Hi, welcome to your Weekend.
What’s that I hear? It’s the sound of thousands of techies in the Bay Area calling in favors and taking out second mortgages to score tickets to Taylor Swift’s concert at Levi’s Stadium last night and tonight in Santa Clara. If you succeeded, congratulations!
Speaking of Taylor, I stumbled across a fascinating post this week by a Microsoft employee on Blind, the anonymous commenting app that is popular among techies. The employee posted a screenshot of an unnamed software engineer’s scheme for gaining a small technical advantage in buying tickets to the European leg of Swift’s tour. The engineer figured out which data center the ticket broker was using and established a VPN connection to the same area, thereby reducing the latency of his network connection so he could get ahead in the ticket-buying queue. The engineer claimed it worked.
That’s a small, very tame example of the window that Blind offers into what Paris describes, in this weekend’s cover story, as the id of the tech industry. The story chronicles how Blind has become something like a Reddit for workplaces—an anonymous, anything-goes forum for everything from leaks of impending layoffs to juicy disclosures about compensation to downright nasty corporate gossip.
It’s no surprise then that many tech bosses hate Blind with a passion. “I am too old, insecure and self-important to visit Blind,” Redfin CEO Glenn Kelman told Paris. “But as long as the internet has existed, anonymous message boards have existed. They are places of pure misery.” The problem is the tech industry’s workers are addicted to Blind, if only because it gives them a way to anonymously “speak truth to power,” in Kelman’s words.
Blind is also at an interesting moment in its history when it’s trying to become a real business by selling products, including recruiting and “sentiment analysis” tools, to companies. It will be interesting to see if Blind maintains the edginess that has ticked off so many tech companies while also depending on them more for revenue. If its users sense that the app has gone too corporate, they’ll move on to the next Blind.
Now onto this weekend’s stories...
The big read
Blind is like a Reddit for workplaces, mixing anonymous nastiness with confessions about compensation and a bonanza of corporate gossip. Paris writes about how Blind won over tech’s working masses through a mixture of guerrilla marketing and fortuitous events.
In 2014, the CEO of tabletop game maker Exploding Kittens quit his videogame job to counter digital loneliness—and ended up selling over 25 million games. Now he’s betting that Netflix and VR will help us experience joy together.
Watching: Esther Crawford comes out of hiding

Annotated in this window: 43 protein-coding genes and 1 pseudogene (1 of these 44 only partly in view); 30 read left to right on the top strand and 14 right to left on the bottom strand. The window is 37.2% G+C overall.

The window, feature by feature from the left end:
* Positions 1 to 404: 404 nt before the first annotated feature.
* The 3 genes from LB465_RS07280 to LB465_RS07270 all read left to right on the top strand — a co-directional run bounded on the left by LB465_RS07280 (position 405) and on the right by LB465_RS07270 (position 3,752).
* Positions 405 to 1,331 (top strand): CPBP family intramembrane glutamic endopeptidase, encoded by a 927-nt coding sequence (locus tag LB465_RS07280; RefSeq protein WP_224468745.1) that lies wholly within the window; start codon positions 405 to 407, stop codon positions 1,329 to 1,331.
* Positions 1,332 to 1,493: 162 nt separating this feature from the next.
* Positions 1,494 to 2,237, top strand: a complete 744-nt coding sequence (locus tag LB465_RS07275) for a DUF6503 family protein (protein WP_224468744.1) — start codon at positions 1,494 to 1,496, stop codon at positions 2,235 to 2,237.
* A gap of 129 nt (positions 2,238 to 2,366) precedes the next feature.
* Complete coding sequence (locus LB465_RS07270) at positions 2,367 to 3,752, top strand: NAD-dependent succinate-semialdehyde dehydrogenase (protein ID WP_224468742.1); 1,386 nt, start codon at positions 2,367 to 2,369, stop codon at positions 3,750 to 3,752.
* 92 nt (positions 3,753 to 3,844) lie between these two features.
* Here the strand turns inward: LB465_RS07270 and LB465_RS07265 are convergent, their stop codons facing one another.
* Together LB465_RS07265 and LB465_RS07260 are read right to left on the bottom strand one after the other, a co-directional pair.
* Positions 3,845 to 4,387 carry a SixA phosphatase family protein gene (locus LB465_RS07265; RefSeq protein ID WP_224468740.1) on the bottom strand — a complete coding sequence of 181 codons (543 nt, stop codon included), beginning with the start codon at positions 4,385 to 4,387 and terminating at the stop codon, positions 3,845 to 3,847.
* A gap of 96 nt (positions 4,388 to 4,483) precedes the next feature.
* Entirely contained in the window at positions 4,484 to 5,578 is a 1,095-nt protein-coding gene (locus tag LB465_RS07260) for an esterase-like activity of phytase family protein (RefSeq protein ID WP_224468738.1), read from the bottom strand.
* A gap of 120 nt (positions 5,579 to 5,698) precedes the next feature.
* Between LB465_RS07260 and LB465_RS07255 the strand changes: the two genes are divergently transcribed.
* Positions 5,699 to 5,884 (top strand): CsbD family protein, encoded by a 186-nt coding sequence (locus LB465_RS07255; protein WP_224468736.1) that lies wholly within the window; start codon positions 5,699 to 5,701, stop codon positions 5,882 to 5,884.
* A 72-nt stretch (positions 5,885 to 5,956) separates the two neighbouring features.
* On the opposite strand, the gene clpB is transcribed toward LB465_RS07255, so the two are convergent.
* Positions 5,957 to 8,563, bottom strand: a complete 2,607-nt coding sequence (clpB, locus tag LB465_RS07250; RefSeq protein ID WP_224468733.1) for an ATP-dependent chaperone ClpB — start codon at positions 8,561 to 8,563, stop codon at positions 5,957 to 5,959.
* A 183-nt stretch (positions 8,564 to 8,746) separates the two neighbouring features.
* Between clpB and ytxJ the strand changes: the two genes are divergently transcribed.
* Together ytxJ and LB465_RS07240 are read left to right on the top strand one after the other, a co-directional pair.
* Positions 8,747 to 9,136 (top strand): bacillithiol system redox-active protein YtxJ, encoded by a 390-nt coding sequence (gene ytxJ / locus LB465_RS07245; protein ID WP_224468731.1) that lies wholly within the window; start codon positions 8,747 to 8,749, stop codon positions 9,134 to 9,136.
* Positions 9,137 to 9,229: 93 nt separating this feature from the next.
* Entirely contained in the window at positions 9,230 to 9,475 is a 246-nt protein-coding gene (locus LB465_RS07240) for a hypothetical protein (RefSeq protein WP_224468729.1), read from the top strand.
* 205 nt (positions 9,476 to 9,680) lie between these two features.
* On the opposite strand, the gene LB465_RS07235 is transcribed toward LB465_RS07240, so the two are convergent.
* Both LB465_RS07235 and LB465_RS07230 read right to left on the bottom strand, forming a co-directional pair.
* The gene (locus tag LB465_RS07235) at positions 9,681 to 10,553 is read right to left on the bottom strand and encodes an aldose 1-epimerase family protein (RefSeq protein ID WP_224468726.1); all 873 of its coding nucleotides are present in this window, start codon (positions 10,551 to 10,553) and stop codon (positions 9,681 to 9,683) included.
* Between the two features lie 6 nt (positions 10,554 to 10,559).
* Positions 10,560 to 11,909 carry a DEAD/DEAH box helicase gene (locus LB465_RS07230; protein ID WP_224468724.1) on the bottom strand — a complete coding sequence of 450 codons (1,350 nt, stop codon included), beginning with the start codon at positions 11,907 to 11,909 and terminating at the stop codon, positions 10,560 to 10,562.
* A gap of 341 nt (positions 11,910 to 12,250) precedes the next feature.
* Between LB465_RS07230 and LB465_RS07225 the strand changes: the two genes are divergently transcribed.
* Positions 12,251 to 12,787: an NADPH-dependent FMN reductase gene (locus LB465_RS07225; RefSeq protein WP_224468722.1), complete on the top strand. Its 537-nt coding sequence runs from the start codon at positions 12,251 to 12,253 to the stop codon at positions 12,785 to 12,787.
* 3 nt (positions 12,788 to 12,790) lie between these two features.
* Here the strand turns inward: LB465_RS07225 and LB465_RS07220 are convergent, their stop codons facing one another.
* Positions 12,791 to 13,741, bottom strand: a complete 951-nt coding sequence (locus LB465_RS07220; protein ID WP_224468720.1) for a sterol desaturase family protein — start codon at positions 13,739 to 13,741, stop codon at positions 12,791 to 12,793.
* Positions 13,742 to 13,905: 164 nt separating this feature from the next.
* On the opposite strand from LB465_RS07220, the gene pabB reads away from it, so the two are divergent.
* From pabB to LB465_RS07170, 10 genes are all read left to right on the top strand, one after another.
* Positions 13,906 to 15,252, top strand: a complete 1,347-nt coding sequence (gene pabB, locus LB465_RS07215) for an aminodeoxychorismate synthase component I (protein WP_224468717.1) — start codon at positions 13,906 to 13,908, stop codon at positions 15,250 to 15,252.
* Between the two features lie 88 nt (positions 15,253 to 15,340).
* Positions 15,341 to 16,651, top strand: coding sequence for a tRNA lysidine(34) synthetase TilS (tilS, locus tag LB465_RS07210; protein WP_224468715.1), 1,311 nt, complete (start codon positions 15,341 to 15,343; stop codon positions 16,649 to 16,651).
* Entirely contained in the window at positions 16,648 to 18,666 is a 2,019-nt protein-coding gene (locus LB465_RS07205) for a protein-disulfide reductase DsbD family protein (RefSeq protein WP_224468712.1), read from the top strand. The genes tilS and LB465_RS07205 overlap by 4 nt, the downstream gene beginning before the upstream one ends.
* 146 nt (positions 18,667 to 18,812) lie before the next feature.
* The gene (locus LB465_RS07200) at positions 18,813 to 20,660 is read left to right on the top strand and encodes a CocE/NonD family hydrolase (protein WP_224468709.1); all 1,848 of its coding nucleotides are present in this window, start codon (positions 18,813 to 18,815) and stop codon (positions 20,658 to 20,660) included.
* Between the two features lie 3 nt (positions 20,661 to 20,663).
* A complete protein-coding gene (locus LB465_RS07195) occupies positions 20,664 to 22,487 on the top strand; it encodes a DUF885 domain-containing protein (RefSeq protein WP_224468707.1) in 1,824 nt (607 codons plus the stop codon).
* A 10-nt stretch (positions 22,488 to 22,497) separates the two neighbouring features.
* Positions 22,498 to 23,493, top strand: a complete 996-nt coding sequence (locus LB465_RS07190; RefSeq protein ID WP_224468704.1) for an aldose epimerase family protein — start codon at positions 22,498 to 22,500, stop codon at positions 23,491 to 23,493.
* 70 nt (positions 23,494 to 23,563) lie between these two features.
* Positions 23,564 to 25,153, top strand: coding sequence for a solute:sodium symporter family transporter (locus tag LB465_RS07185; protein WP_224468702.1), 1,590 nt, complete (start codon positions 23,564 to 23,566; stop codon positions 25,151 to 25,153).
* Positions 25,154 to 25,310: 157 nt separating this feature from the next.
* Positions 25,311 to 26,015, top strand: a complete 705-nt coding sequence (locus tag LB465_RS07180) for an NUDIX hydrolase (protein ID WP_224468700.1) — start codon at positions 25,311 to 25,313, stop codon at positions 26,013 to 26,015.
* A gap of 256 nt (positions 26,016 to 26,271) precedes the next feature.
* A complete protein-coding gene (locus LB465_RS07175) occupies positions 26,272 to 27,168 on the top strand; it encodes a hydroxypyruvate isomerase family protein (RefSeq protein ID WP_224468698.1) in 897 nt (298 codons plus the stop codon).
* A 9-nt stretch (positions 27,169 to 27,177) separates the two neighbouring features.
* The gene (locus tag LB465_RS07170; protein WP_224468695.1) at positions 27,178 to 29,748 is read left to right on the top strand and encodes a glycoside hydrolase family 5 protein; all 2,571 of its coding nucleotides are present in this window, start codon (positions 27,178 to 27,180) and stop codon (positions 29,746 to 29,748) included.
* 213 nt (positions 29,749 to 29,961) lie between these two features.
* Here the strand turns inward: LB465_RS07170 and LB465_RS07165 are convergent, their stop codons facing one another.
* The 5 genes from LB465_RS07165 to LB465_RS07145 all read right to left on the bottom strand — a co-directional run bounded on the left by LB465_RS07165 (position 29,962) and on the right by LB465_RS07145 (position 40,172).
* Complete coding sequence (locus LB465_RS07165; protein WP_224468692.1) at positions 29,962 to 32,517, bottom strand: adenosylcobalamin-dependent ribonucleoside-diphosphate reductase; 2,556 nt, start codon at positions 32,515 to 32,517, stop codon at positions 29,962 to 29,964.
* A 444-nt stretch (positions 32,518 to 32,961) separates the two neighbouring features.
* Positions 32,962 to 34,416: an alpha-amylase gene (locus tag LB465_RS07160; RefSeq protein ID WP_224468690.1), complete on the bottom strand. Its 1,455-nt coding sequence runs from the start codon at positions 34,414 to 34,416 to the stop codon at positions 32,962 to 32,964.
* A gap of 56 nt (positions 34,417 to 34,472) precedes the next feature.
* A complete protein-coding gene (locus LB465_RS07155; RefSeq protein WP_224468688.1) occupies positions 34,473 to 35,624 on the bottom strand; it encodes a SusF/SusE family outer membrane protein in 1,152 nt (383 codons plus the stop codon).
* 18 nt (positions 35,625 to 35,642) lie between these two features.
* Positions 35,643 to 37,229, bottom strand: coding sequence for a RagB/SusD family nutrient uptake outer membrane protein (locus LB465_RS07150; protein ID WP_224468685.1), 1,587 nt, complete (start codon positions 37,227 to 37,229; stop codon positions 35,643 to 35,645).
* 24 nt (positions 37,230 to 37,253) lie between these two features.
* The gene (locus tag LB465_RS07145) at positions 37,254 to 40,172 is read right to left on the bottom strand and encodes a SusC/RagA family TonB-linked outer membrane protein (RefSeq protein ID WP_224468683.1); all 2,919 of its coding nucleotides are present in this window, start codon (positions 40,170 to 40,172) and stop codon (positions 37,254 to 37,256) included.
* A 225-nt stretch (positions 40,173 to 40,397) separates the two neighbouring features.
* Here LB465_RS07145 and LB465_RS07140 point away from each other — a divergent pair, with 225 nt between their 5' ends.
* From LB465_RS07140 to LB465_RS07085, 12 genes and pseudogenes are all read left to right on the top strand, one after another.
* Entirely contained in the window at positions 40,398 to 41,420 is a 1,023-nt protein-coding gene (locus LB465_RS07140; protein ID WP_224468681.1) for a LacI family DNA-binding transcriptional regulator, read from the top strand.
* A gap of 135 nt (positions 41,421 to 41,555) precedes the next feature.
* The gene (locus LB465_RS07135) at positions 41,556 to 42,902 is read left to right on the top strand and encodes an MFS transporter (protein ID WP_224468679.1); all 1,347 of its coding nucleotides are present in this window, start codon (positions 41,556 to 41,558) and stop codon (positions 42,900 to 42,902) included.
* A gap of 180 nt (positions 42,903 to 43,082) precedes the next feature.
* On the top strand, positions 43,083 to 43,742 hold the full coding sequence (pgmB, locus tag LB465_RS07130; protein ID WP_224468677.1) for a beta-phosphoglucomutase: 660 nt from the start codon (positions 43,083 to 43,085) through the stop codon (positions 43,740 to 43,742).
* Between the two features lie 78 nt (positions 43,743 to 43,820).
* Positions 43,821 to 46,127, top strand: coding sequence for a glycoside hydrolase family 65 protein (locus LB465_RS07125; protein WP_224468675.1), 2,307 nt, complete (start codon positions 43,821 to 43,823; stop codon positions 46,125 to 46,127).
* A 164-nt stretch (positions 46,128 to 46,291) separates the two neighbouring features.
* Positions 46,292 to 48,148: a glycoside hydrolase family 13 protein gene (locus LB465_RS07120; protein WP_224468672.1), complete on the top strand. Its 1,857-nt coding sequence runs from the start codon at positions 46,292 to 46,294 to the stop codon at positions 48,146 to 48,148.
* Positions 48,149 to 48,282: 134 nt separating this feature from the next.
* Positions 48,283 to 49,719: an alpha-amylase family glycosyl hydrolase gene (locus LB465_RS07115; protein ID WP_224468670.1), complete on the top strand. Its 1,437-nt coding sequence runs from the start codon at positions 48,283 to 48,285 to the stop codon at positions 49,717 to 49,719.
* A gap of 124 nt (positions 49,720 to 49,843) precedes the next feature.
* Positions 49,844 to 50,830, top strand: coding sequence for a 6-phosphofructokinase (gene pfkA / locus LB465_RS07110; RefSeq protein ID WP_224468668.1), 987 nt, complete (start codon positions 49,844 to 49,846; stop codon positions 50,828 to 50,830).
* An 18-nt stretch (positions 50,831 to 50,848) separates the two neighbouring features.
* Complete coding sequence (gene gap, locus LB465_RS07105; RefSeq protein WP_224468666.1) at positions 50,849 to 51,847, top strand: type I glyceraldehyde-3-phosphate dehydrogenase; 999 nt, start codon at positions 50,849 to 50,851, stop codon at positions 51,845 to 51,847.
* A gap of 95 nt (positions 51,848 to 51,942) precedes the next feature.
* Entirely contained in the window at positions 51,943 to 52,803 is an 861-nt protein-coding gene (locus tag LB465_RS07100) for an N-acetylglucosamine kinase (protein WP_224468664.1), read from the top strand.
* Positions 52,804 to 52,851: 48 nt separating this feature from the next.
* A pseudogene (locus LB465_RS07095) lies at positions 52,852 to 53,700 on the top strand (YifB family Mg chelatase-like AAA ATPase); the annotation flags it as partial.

Esther Crawford was at risk of going down in history as the ex-Twitter employee who crashed on the office floor in a sleeping bag to impress her boss—and still lost her job. But now she may be remembered for something else: Following the soft launch of the newly rebranded Twitter-turned-X, the former Twitter Director of Project Management filmed a surprisingly, brutally honest reflection on her chaotic time at the company. She painted a picture of a pre-Elon Twitter that was uninspiring and underperforming. But she also echoed what many former Twitter employees have been saying anonymously for months: that Elon Musk has devolved into an erratic, paranoid megalomaniac who surrounds himself with yes-men to escape criticism. She also suggested that Musk would seek product advice from just about anyone except the people with the actual data—including Walter Isaacson, whose much-anticipated biography of Musk is due this September. Then again, she also called her former boss “genuinely funny,” so she may not be such a reliable narrator after all. -Julia
Noticing: Have UFOs arrived? Mark your calendars: This week might just be when we finally got confirmation of aliens. For over two hours on Wednesday, three former military officials appeared before Congress, insisting that the government has evidence of extraterrestrial beings. The main whistleblower, former intelligence officer David Grusch, hadn’t seen any aliens himself, but had conducted 40 interviews with alleged UFO witnesses. From there, the hearing just got more and more baffling, like when Grusch tried to establish a politically correct way to refer to aliens (“nonhumans”). Or when a former Navy commander claimed he saw a UFO the size of a football field going supersonic speeds. Or maybe when the group advocated for destigmatizing UFO sightings. Congress was less than convinced by the end of the hearing. On the brightside, everyone agreed that, when the aliens finally do arrive, it should be a bipartisan issue. -Margaux
Reading: The next Oppenheimer
The tech world is doing their darndest to advertise the Oppenheimer movie, mostly by comparing themselves to J. Robert Oppenheimer himself. This week, Alex Karp, CEO of data software company Palantir, published an opinion piece in The New York Times about how artificial intelligence engineers are facing a similar dilemma to Oppenheimer: Do they slow down potentially dangerous AI development for the sake of mankind, or speed it up so we don’t fall behind adversaries? Unsurprisingly, Karp, who’s company sells AI technology to the military, insists we must follow Oppenheimer’s lead and plow ahead with rapid AI development in order keep our enemies at bay. He’s not the only tech leader with Oppenheimer-esque aspirations: Founders Fund partner Delian Asparouhov compared Anduril cofounder Trae Stephens to the Manhattan Project director this week. And stay tuned for Marc Andreessen’s take; he tweeted on Thursday that he’s gearing up for an Oppenheimer-themed podcast episode. Of course, as Karp notes, Oppenheimer was eventually filled with deep regret over how his creation was used. Fingers crossed Karp’s story ends differently. -Margaux
Makes You Think
Until next Weekend, thanks for reading.
Senior Editor, The Information